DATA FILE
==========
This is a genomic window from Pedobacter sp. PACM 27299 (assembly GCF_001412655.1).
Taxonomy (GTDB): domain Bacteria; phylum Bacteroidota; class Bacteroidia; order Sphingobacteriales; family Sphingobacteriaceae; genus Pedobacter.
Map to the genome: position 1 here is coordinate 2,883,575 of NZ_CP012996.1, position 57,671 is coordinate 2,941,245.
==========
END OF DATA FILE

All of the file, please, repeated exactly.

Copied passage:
This is a genomic window from Pedobacter sp. PACM 27299 (assembly GCF_001412655.1).
Taxonomy (GTDB): domain Bacteria; phylum Bacteroidota; class Bacteroidia; order Sphingobacteriales; family Sphingobacteriaceae; genus Pedobacter.
Map to the genome: position 1 here is coordinate 2,883,575 of NZ_CP012996.1, position 57,671 is coordinate 2,941,245.